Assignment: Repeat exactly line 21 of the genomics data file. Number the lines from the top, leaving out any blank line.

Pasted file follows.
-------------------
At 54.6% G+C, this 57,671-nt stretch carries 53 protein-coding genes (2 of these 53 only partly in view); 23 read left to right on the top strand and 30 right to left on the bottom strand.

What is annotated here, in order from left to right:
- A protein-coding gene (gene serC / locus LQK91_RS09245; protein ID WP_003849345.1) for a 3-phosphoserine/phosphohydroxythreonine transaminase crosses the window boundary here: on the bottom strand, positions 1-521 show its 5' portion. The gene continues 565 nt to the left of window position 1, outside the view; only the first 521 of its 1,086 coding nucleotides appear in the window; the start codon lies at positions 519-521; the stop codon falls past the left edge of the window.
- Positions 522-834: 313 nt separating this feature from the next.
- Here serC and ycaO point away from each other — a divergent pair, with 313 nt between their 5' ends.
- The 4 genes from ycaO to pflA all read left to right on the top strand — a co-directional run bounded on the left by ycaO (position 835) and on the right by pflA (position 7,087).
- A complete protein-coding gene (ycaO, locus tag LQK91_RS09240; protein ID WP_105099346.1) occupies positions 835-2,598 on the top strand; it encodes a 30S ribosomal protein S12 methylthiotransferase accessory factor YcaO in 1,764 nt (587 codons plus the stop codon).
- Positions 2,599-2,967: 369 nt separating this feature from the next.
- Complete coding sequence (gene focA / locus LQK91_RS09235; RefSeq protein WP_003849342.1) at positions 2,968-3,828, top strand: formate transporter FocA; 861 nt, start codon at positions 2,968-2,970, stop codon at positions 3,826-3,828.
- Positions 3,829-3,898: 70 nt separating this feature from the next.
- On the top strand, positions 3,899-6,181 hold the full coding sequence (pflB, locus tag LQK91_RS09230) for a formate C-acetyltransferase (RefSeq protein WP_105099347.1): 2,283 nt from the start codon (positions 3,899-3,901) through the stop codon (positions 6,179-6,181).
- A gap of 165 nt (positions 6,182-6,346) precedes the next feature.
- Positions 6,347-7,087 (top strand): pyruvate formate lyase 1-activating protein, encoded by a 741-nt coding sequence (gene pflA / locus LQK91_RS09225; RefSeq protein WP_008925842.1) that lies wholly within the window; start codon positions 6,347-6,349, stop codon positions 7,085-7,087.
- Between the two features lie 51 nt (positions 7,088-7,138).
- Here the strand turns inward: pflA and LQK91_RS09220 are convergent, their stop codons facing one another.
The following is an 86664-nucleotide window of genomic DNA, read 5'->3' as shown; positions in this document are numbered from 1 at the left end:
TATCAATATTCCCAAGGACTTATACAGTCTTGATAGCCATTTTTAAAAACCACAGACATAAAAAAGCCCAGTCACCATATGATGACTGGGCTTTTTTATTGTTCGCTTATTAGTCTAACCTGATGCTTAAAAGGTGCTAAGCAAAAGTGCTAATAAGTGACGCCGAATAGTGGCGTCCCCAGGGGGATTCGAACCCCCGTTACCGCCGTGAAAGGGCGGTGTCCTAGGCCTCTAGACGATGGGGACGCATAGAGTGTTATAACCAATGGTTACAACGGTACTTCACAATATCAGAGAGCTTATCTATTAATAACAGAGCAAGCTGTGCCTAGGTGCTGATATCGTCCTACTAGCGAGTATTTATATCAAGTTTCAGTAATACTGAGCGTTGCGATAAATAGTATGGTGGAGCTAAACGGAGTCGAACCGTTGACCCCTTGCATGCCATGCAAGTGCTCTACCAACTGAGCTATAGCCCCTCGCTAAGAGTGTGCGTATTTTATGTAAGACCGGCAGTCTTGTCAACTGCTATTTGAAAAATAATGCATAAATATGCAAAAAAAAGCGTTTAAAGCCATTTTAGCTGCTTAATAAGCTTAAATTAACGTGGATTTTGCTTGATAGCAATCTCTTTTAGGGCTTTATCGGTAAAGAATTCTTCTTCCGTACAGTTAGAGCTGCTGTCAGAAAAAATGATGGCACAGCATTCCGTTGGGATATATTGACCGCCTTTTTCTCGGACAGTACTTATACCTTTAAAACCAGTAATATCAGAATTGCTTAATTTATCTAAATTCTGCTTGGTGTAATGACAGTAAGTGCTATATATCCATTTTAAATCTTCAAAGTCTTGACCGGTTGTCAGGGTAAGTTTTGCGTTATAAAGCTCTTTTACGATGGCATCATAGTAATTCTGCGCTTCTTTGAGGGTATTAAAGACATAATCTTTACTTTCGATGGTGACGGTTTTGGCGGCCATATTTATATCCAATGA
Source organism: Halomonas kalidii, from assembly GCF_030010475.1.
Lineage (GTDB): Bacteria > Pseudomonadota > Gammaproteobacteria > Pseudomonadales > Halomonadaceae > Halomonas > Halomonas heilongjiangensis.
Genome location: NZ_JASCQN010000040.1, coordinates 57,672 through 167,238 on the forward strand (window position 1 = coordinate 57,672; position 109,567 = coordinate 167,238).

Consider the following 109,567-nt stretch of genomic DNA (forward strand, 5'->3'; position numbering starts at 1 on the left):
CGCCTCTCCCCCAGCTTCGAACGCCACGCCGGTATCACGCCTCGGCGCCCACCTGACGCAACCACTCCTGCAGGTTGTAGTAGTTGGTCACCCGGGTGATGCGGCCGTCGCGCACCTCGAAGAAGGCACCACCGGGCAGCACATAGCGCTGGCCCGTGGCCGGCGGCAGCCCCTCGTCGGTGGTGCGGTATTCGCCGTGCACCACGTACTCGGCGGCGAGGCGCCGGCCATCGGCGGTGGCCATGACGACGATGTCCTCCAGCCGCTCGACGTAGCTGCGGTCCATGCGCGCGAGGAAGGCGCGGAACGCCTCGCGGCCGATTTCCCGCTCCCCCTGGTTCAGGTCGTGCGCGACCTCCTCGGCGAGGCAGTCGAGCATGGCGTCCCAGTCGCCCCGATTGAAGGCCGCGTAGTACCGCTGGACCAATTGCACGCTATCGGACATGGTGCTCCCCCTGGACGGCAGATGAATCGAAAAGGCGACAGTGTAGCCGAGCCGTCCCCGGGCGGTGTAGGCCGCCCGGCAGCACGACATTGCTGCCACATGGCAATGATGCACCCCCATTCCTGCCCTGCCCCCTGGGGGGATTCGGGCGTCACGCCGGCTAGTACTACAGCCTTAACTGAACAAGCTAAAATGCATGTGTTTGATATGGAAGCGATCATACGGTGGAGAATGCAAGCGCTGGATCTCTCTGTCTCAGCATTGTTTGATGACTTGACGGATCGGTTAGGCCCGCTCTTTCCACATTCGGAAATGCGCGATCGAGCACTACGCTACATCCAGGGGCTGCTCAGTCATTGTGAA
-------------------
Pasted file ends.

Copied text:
Consider the following 109,567-nt stretch of genomic DNA (forward strand, 5'->3'; position numbering starts at 1 on the left):